“Freeway” Rick Ross used to run a multimillion dollar drug empire, earning $3 million a day at one point, but instead of finding success as a drug kingpin, he is now a philanthropist who devotes his time to promoting literacy and speaking out against drugs and violence. In a stunning turn of events, Ross is attempting to heal and rebuild communities that most likely suffered because of his activities as a drug dealer. In his pursuit of positive change and outreach, Ross has given speeches and lectures at a storefront church, rehab centers, halfway houses and prisons, high schools, colleges, community centers and even unassuming street corners.
When addressing why literacy is so important to him, Ross states, “At one point in my life, I thought I was supposed to be the biggest drug dealer in the world. Books really peeled my eyes open and allowed me to expand myself and be a person I never thought I could be.” Because of the impact of books in compelling him to change his life, Ross has now launched the Freeway Literacy Foundation. Ross states that the basis of the foundation is that, “we believe through literacy, that entrepreneurship, personal development and leadership skills can grow for themselves and their community.” Ross also states that the foundation will partner with schools, teachers, community organizations and entertainers to provide a solution for reaching people who are most disenfranchised and forgotten about by society.
Ross’s own personal story is impactful. At 28-years-old, he went to prison under a life sentence for his drug activity. Illiterate at the time of his incarceration, Ross taught himself how to read and write and eventually began researching how his case was handled. After reading more than 300 books and working diligently to get his life sentence overturned, Ross discovered that his life sentence was not handed down correctly. Instead of spending the rest of his life in jail, he spent 20 years. Regarding his time in prison, Ross states, “I took prison and made it work for me. A lot of people go to prison and let prison do them, but I went there and I turned my prison sentence to college and studied.”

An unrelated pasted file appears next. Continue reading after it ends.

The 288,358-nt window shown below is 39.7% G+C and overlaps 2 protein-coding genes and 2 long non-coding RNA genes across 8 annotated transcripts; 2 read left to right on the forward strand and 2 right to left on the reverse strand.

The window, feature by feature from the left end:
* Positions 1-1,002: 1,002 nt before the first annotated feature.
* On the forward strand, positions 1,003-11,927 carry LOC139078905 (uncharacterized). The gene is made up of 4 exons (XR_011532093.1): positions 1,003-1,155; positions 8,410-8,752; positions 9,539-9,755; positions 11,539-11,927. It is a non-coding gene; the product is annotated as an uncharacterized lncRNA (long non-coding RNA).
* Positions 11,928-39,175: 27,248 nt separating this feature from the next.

According to Department of Justice statistics, Ross was not alone when he entered prison illiterate. Some 60 percent of prison inmates in America are functionally illiterate. More than 10 million Americans who have reached the 12th grade since 1983 never learned to read at a basic level. Ross’s experiences have revealed to him just how much not being able to read and write can limit a person’s ability, and he believes that, “fighting literacy is literally fighting crime.”
For those wanting to know more about his story, Ross released an autobiography this summer entitled, “Freeway Rick Ross: The Untold Story.” He also has a documentary about his life coming out later this month entitled, “Freeway: Crack in the System.”